Open Art Histories Pedagogy Institute

Summer 2022
June 16—18, 2022

The Open Art Histories Pedagogy Institute will bring together educators from a range of disciplines to examine pressing pedagogical issues related to teaching visual and material cultures; to share strategies for increasing accessibility and diversity in arts education; and to workshop teaching practices, including assignments, in-class activities, and methods of delivery. We extend a special invitation to BIPOC and 2SLBGTQ participants.

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The field of art history is in the midst of a transformation. Over the past two decades, the geographical boundaries, visual and material objects, and theoretical frameworks that have structured the discipline have been critically re-examined and radically expanded. In the wake of postcolonial theory, the global turn, and the rise of visual and material culture studies, Eurocentric priorities have been subverted and the word “art” in art history has swelled to include craft, design, and electronic and digital media from disparate cultures and contexts. For scholars, these developments have been invigorating, opening new paths of inquiry and possibilities for transdisciplinary and transnational exchange. However, they must be matched by transformations in teaching if they are to have a truly meaningful effect on the future of the discipline.

Sue Shon
Image: Sue Shon | Photo: Courtesy of artist

Thursday, June 16, 6:00pm: Dr. Sue Shon, Assistant Professor, Emily Carr University
Agnes Etherington Art Centre Atrium - Open to the Public

Dr. Sue Shon is Assistant Professor of Critical + Cultural Studies at Emily Carr University of Art + Design. Her research and teaching interests include critical race and ethnic studies, aesthetic theory, and diasporic literatures and visual cultures. She is currently working on a monograph, Racial Sense and the Making of Aesthetic Modernity, which tells the story of how race acquired a visual feel due to constraints in the language of modern human perception.

Dr. Shon’s teaching extends her research into the classroom setting and also models interdisciplinary approaches to critical thinking, research inquiry, and curatorial and studio art practices. She has taught courses in critical race and ethnic studies, literature, film studies, composition, and research methods at Emily Carr University of Art + Design, University of Southern Maine, New Mexico State University, New York Institute of Technology, The Cooper Union, University of Washington, Antioch University, and Bellevue College.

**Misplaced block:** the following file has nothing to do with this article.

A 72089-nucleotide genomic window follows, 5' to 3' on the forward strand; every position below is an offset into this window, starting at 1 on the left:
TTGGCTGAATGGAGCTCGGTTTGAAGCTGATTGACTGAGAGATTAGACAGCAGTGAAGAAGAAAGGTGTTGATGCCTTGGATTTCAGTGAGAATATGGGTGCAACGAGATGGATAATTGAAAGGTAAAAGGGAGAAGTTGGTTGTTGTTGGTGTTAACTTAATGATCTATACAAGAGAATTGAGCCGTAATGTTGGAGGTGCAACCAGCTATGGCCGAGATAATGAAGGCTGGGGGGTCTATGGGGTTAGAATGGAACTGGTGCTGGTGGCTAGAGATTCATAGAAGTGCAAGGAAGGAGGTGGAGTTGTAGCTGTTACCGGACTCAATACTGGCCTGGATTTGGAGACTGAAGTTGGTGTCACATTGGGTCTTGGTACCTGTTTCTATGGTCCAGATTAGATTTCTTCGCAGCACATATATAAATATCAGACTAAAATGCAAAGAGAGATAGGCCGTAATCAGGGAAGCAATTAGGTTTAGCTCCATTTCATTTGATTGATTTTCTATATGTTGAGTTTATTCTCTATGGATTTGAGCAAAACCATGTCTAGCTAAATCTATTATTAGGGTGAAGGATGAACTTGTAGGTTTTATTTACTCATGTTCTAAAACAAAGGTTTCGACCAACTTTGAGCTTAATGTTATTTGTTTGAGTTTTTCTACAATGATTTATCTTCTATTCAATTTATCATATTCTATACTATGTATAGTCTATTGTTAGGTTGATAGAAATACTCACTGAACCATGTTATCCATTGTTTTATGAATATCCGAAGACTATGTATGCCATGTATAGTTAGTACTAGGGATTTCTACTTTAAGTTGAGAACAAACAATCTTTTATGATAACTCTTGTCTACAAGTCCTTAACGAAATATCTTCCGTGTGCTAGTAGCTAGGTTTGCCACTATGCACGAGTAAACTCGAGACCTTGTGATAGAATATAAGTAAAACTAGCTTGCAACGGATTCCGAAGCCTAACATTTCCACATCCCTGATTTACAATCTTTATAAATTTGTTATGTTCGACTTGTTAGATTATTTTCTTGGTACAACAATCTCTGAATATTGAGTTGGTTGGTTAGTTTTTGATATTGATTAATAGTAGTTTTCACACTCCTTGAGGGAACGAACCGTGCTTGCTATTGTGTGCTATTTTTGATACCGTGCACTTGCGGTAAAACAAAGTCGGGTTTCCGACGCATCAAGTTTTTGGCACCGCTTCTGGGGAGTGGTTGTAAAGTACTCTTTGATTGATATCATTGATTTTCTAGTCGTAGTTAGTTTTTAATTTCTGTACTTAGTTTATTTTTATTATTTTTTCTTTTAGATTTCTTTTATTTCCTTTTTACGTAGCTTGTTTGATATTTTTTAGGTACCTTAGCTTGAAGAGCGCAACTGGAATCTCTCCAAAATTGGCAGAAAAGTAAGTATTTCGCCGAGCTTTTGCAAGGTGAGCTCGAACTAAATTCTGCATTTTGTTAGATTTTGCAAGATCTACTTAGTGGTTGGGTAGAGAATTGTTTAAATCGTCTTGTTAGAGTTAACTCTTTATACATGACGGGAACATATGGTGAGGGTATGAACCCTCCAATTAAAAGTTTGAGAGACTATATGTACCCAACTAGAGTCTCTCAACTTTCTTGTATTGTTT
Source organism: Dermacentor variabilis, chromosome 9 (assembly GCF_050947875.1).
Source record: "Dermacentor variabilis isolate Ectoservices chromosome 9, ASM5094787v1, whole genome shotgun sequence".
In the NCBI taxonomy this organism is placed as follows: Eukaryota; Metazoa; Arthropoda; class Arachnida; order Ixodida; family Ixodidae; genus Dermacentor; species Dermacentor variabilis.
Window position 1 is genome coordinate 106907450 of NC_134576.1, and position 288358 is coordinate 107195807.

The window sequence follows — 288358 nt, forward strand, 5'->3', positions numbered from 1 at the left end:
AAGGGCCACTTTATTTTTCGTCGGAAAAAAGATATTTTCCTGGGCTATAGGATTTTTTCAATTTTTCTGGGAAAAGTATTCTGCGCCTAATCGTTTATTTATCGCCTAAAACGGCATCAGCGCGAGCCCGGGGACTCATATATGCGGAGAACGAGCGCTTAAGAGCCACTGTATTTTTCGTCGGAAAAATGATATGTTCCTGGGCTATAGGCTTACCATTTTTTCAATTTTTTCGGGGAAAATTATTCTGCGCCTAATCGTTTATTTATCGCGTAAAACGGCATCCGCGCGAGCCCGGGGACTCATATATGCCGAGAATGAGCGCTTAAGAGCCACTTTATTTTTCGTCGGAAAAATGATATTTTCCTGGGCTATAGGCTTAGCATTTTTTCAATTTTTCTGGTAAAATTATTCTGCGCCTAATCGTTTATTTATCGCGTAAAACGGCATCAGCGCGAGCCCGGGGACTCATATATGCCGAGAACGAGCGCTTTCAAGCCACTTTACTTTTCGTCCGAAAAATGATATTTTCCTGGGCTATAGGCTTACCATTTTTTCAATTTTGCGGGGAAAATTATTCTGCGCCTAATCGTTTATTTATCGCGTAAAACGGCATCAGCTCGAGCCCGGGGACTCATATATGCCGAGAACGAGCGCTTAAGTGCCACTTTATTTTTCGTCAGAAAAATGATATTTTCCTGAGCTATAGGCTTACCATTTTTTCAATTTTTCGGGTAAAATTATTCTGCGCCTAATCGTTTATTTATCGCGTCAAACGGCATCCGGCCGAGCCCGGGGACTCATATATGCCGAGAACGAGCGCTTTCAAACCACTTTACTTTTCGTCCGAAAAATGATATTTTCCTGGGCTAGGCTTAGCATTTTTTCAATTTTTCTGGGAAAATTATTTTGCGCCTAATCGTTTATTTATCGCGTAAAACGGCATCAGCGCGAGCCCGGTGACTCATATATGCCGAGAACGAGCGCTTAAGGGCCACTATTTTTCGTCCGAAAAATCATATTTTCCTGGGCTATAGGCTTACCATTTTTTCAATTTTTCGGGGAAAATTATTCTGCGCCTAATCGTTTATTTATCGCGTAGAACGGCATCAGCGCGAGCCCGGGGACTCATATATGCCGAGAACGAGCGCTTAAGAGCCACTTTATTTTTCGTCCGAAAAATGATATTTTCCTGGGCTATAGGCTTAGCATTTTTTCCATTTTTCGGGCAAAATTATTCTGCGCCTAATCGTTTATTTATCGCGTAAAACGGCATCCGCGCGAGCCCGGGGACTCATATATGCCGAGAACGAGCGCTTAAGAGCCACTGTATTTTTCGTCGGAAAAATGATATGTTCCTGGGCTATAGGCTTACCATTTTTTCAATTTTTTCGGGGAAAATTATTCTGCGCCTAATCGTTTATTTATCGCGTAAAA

Supported by SSHRC and the Principal's Development Fund

Image: Skawennati | Photo: Courtesy of artist

Friday, June 17, 6:00pm: Skawennati
Agnes Etherington Art Centre Atrium - Open to the Public

Skawennati investigates history, the future, and change from her perspective as an urban Kanien’kehá:ka woman and as a cyberpunk avatar. Her machinimas, still images, textiles and sculpture have been presented and collected internationally. Recipient of an Honorary Doctorate from the Minneapolis College of Art and Design, she is also a proud member of the Guild of Future Architects and a founding board member of daphne. She co-directs Aboriginal Territories in Cyberspace, a research-creation network based at Concordia University and is represented by ELLEPHANT. Originally from Kahnawà:ke Mohawk Territory, Skawennati resides in Montreal.

Skawennati has been active in various communities. In the 80s she joined the nuclear-disarmament peace group, SAGE (Students Against Global Extermination), and the Quebec Native Women’s Association. In the 90s she co-founded Nation to Nation, a First Nations artist collective, while working in and with various Indigenous organizations and artist-run centres, including the Native Friendship Centre of Montreal and Oboro. In 2005, she co-founded Aboriginal Territories in Cyberspace (AbTeC), a research-creation network based at Concordia University whose projects include the Skins workshops on Aboriginal Storytelling and Digital Media as well as the Initiative for Indigenous Futures. Throughout most of the teens, she volunteered extensively for her children’s elementary school, where she also initiated an Indigenous Awareness programme. In 2019, she co-founded centre d’art daphne, Tiohtià:ke/Mooniyang/Montreal’s first Indigenous artist-run centre.

Supported by SSHRC, the Faculty of Arts and Science, and the Department of Art History and Art Conservation